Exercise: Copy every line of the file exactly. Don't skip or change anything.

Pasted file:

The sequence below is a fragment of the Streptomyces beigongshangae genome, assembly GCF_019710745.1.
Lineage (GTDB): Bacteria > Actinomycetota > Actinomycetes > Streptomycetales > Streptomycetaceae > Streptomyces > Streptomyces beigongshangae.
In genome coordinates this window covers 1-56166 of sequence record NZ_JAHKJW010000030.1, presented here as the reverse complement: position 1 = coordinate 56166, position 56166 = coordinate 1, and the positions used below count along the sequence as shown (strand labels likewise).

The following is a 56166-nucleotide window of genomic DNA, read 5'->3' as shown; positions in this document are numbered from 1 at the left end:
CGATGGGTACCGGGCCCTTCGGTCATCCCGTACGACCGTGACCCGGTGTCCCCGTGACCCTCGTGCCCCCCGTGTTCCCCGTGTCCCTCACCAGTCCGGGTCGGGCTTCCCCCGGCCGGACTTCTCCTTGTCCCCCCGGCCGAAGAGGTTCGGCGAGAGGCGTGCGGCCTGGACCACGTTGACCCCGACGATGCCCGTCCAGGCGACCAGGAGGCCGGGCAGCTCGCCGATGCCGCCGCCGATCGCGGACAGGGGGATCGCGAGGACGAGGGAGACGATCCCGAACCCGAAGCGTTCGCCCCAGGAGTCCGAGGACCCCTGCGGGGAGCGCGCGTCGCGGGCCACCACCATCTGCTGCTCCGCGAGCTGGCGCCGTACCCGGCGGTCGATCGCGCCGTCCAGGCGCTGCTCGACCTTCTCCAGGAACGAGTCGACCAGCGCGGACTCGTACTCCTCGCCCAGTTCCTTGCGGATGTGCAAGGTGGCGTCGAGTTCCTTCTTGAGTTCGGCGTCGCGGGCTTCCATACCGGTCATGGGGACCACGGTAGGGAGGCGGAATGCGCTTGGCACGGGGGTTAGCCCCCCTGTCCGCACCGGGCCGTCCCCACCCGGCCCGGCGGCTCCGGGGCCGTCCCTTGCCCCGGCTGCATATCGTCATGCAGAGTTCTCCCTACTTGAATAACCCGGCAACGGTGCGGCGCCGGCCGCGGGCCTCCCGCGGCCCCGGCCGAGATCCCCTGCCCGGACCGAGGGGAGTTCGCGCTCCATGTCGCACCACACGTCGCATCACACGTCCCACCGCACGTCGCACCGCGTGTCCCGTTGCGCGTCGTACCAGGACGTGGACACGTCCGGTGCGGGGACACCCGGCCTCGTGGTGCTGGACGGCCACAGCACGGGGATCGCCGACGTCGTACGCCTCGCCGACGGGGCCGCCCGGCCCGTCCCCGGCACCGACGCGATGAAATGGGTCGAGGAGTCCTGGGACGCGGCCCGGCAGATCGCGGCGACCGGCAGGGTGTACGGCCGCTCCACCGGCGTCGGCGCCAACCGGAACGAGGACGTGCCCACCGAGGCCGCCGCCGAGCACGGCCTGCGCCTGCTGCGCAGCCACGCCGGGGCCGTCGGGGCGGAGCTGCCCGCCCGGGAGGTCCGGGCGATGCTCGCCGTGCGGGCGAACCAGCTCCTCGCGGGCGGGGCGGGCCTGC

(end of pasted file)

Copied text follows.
The sequence below is a fragment of the Streptomyces beigongshangae genome, assembly GCF_019710745.1.
Lineage (GTDB): Bacteria > Actinomycetota > Actinomycetes > Streptomycetales > Streptomycetaceae > Streptomyces > Streptomyces beigongshangae.
In genome coordinates this window covers 1-56166 of sequence record NZ_JAHKJW010000030.1, presented here as the reverse complement: position 1 = coordinate 56166, position 56166 = coordinate 1, and the positions used below count along the sequence as shown (strand labels likewise).

The following is a 56166-nucleotide window of genomic DNA, read 5'->3' as shown; positions in this document are numbered from 1 at the left end:
CGATGGGTACCGGGCCCTTCGGTCATCCCGTACGACCGTGACCCGGTGTCCCCGTGACCCTCGTGCCCCCCGTGTTCCCCGTGTCCCTCACCAGTCCGGGTCGGGCTTCCCCCGGCCGGACTTCTCCTTGTCCCCCCGGCCGAAGAGGTTCGGCGAGAGGCGTGCGGCCTGGACCACGTTGACCCCGACGATGCCCGTCCAGGCGACCAGGAGGCCGGGCAGCTCGCCGATGCCGCCGCCGATCGCGGACAGGGGGATCGCGAGGACGAGGGAGACGATCCCGAACCCGAAGCGTTCGCCCCAGGAGTCCGAGGACCCCTGCGGGGAGCGCGCGTCGCGGGCCACCACCATCTGCTGCTCCGCGAGCTGGCGCCGTACCCGGCGGTCGATCGCGCCGTCCAGGCGCTGCTCGACCTTCTCCAGGAACGAGTCGACCAGCGCGGACTCGTACTCCTCGCCCAGTTCCTTGCGGATGTGCAAGGTGGCGTCGAGTTCCTTCTTGAGTTCGGCGTCGCGGGCTTCCATACCGGTCATGGGGACCACGGTAGGGAGGCGGAATGCGCTTGGCACGGGGGTTAGCCCCCCTGTCCGCACCGGGCCGTCCCCACCCGGCCCGGCGGCTCCGGGGCCGTCCCTTGCCCCGGCTGCATATCGTCATGCAGAGTTCTCCCTACTTGAATAACCCGGCAACGGTGCGGCGCCGGCCGCGGGCCTCCCGCGGCCCCGGCCGAGATCCCCTGCCCGGACCGAGGGGAGTTCGCGCTCCATGTCGCACCACACGTCGCATCACACGTCCCACCGCACGTCGCACCGCGTGTCCCGTTGCGCGTCGTACCAGGACGTGGACACGTCCGGTGCGGGGACACCCGGCCTCGTGGTGCTGGACGGCCACAGCACGGGGATCGCCGACGTCGTACGCCTCGCCGACGGGGCCGCCCGGCCCGTCCCCGGCACCGACGCGATGAAATGGGTCGAGGAGTCCTGGGACGCGGCCCGGCAGATCGCGGCGACCGGCAGGGTGTACGGCCGCTCCACCGGCGTCGGCGCCAACCGGAACGAGGACGTGCCCACCGAGGCCGCCGCCGAGCACGGCCTGCGCCTGCTGCGCAGCCACGCCGGGGCCGTCGGGGCGGAGCTGCCCGCCCGGGAGGTCCGGGCGATGCTCGCCGTGCGGGCGAACCAGCTCCTCGCGGGCGGGGCGGGCCTGC